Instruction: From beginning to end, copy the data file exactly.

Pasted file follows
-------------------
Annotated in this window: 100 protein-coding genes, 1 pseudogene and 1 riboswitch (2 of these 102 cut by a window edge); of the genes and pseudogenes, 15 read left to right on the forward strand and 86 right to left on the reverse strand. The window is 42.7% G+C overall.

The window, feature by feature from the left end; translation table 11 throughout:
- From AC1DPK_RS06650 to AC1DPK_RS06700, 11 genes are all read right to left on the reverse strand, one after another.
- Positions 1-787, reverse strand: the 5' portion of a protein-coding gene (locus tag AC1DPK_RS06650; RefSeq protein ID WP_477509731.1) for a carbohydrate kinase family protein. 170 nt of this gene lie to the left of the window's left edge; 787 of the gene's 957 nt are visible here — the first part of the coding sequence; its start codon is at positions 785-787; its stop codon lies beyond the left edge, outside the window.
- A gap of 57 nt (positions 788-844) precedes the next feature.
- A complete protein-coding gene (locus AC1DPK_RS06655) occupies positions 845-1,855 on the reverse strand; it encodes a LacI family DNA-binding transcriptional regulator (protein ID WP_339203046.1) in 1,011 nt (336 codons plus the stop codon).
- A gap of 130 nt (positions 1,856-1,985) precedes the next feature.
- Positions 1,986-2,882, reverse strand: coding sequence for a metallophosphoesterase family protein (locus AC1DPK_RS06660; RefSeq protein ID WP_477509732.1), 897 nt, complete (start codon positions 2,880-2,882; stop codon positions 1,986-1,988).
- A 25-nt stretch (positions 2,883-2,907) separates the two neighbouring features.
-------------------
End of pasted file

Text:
Annotated in this window: 100 protein-coding genes, 1 pseudogene and 1 riboswitch (2 of these 102 cut by a window edge); of the genes and pseudogenes, 15 read left to right on the forward strand and 86 right to left on the reverse strand. The window is 42.7% G+C overall.

The window, feature by feature from the left end; translation table 11 throughout:
- From AC1DPK_RS06650 to AC1DPK_RS06700, 11 genes are all read right to left on the reverse strand, one after another.
- Positions 1-787, reverse strand: the 5' portion of a protein-coding gene (locus tag AC1DPK_RS06650; RefSeq protein ID WP_477509731.1) for a carbohydrate kinase family protein. 170 nt of this gene lie to the left of the window's left edge; 787 of the gene's 957 nt are visible here — the first part of the coding sequence; its start codon is at positions 785-787; its stop codon lies beyond the left edge, outside the window.
- A gap of 57 nt (positions 788-844) precedes the next feature.
- A complete protein-coding gene (locus AC1DPK_RS06655) occupies positions 845-1,855 on the reverse strand; it encodes a LacI family DNA-binding transcriptional regulator (protein ID WP_339203046.1) in 1,011 nt (336 codons plus the stop codon).
- A gap of 130 nt (positions 1,856-1,985) precedes the next feature.
- Positions 1,986-2,882, reverse strand: coding sequence for a metallophosphoesterase family protein (locus AC1DPK_RS06660; RefSeq protein ID WP_477509732.1), 897 nt, complete (start codon positions 2,880-2,882; stop codon positions 1,986-1,988).
- A 25-nt stretch (positions 2,883-2,907) separates the two neighbouring features.